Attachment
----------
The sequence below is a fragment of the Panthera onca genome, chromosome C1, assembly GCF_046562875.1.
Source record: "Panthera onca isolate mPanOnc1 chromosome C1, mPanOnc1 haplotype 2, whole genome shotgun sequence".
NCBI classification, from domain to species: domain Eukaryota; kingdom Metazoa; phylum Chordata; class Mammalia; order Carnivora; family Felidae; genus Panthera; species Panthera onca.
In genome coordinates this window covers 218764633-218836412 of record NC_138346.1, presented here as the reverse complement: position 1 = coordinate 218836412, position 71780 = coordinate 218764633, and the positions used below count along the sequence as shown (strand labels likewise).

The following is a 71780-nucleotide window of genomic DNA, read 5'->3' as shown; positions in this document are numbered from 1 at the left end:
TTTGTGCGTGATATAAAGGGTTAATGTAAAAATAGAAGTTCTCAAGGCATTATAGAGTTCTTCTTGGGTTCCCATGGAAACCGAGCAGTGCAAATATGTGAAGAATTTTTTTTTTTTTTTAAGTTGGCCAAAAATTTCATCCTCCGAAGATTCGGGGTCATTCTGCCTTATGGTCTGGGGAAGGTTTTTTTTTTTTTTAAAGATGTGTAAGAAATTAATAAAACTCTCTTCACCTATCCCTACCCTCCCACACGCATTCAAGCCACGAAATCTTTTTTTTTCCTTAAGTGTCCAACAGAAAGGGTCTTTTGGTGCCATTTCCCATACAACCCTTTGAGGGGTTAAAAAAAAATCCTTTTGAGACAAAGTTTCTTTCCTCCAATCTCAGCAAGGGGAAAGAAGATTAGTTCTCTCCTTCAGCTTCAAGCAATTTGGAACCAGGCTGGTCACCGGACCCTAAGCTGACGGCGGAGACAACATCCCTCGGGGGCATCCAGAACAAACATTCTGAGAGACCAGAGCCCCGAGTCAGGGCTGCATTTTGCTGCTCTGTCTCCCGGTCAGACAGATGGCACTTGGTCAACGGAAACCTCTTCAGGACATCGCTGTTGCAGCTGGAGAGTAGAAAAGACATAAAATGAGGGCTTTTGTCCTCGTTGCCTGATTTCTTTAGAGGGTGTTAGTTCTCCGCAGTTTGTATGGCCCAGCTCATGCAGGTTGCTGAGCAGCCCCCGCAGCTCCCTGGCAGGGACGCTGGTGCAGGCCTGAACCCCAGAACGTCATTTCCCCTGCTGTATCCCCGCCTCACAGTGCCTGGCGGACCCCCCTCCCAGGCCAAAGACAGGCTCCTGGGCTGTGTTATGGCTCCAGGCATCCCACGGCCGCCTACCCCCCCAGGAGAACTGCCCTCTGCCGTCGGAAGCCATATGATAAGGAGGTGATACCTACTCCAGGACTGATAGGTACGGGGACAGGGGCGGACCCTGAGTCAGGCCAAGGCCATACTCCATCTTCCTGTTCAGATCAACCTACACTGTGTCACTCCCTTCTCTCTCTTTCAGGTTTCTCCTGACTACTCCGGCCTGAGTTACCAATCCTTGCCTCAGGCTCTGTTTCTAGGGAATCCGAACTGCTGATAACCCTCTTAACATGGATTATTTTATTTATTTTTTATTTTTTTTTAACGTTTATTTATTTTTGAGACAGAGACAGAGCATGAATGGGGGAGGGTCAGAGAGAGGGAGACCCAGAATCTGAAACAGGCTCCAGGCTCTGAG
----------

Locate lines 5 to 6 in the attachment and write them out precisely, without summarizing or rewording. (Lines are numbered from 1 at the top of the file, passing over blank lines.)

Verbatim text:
The following is a 71780-nucleotide window of genomic DNA, read 5'->3' as shown; positions in this document are numbered from 1 at the left end:
TTTGTGCGTGATATAAAGGGTTAATGTAAAAATAGAAGTTCTCAAGGCATTATAGAGTTCTTCTTGGGTTCCCATGGAAACCGAGCAGTGCAAATATGTGAAGAATTTTTTTTTTTTTTTAAGTTGGCCAAAAATTTCATCCTCCGAAGATTCGGGGTCATTCTGCCTTATGGTCTGGGGAAGGTTTTTTTTTTTTTTAAAGATGTGTAAGAAATTAATAAAACTCTCTTCACCTATCCCTACCCTCCCACACGCATTCAAGCCACGAAATCTTTTTTTTTCCTTAAGTGTCCAACAGAAAGGGTCTTTTGGTGCCATTTCCCATACAACCCTTTGAGGGGTTAAAAAAAAATCCTTTTGAGACAAAGTTTCTTTCCTCCAATCTCAGCAAGGGGAAAGAAGATTAGTTCTCTCCTTCAGCTTCAAGCAATTTGGAACCAGGCTGGTCACCGGACCCTAAGCTGACGGCGGAGACAACATCCCTCGGGGGCATCCAGAACAAACATTCTGAGAGACCAGAGCCCCGAGTCAGGGCTGCATTTTGCTGCTCTGTCTCCCGGTCAGACAGATGGCACTTGGTCAACGGAAACCTCTTCAGGACATCGCTGTTGCAGCTGGAGAGTAGAAAAGACATAAAATGAGGGCTTTTGTCCTCGTTGCCTGATTTCTTTAGAGGGTGTTAGTTCTCCGCAGTTTGTATGGCCCAGCTCATGCAGGTTGCTGAGCAGCCCCCGCAGCTCCCTGGCAGGGACGCTGGTGCAGGCCTGAACCCCAGAACGTCATTTCCCCTGCTGTATCCCCGCCTCACAGTGCCTGGCGGACCCCCCTCCCAGGCCAAAGACAGGCTCCTGGGCTGTGTTATGGCTCCAGGCATCCCACGGCCGCCTACCCCCCCAGGAGAACTGCCCTCTGCCGTCGGAAGCCATATGATAAGGAGGTGATACCTACTCCAGGACTGATAGGTACGGGGACAGGGGCGGACCCTGAGTCAGGCCAAGGCCATACTCCATCTTCCTGTTCAGATCAACCTACACTGTGTCACTCCCTTCTCTCTCTTTCAGGTTTCTCCTGACTACTCCGGCCTGAGTTACCAATCCTTGCCTCAGGCTCTGTTTCTAGGGAATCCGAACTGCTGATAACCCTCTTAACATGGATTATTTTATTTATTTTTTATTTTTTTTTAACGTTTATTTATTTTTGAGACAGAGACAGAGCATGAATGGGGGAGGGTCAGAGAGAGGGAGACCCAGAATCTGAAACAGGCTCCAGGCTCTGAG